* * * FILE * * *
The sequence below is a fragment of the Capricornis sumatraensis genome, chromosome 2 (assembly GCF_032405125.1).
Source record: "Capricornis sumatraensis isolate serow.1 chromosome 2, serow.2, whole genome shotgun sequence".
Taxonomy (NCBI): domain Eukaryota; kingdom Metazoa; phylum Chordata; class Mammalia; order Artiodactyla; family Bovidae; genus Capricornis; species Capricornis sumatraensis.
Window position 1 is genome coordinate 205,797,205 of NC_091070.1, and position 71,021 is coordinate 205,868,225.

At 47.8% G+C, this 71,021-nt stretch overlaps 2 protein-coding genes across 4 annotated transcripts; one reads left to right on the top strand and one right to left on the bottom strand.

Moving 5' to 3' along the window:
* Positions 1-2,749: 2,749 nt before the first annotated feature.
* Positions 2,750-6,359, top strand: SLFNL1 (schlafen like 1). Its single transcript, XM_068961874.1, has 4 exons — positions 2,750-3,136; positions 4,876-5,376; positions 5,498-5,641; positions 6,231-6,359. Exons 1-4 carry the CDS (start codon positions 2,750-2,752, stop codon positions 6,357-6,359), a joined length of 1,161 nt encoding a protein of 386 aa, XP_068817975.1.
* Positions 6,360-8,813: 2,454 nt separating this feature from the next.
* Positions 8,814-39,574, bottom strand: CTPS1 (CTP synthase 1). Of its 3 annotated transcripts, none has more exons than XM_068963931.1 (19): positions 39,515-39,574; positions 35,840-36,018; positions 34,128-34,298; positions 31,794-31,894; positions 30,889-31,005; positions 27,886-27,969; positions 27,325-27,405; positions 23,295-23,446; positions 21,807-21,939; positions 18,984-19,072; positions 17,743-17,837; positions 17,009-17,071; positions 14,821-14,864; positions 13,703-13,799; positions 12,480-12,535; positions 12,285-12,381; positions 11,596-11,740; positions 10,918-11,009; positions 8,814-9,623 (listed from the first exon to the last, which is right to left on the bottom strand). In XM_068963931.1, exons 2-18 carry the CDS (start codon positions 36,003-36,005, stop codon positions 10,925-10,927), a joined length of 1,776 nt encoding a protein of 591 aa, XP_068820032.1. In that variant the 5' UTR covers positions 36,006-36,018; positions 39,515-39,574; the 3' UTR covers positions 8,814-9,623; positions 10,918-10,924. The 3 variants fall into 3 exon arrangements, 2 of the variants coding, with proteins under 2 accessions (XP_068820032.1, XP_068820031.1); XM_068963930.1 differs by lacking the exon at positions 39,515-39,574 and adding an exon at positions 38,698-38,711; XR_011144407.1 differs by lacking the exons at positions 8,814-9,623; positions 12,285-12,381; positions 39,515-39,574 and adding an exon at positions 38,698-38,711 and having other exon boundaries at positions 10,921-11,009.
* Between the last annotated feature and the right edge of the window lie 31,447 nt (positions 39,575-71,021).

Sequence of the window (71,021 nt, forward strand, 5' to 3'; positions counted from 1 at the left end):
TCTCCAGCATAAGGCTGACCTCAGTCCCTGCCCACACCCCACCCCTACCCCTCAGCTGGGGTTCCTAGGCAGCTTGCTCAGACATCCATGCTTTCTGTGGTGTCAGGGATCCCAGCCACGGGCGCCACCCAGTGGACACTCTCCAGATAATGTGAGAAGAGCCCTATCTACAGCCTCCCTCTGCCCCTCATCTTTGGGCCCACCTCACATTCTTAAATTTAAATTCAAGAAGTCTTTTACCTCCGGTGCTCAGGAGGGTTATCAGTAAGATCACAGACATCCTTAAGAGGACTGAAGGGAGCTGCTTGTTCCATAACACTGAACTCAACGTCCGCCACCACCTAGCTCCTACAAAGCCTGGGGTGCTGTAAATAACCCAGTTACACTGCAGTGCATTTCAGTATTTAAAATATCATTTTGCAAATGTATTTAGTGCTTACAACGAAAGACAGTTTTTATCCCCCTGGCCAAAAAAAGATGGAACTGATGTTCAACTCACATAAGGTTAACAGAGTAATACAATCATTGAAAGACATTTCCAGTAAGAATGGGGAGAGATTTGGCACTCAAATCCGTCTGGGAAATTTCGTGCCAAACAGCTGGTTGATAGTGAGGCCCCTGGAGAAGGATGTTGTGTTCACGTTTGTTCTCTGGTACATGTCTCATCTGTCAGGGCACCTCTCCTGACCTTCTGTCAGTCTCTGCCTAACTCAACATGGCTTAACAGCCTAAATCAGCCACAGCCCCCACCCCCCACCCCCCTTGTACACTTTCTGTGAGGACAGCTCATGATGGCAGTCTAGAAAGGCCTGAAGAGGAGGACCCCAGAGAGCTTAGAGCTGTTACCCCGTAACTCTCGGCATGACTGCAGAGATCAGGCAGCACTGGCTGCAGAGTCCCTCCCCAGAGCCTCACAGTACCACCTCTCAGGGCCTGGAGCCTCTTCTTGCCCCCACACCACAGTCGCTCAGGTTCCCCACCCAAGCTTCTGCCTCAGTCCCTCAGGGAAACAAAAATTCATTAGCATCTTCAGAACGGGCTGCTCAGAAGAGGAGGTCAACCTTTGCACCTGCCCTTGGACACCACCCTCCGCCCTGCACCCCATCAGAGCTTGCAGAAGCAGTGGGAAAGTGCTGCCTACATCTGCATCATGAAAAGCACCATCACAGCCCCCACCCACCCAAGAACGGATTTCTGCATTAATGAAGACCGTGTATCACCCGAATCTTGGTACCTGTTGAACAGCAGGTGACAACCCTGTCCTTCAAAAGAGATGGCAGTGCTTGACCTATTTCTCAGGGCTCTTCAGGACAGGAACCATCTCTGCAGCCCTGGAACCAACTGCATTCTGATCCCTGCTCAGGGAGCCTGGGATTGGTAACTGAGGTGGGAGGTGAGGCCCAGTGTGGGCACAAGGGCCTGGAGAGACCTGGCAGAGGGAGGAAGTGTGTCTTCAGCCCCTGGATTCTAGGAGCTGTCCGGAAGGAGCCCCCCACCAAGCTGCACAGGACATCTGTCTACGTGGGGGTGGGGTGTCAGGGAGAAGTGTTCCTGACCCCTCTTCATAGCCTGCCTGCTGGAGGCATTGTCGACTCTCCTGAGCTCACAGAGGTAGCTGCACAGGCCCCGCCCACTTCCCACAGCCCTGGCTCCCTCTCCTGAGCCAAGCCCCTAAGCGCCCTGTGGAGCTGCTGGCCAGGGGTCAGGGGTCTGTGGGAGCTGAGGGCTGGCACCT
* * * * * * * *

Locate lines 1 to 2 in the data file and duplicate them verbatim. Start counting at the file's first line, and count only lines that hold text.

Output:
The sequence below is a fragment of the Capricornis sumatraensis genome, chromosome 2 (assembly GCF_032405125.1).
Source record: "Capricornis sumatraensis isolate serow.1 chromosome 2, serow.2, whole genome shotgun sequence".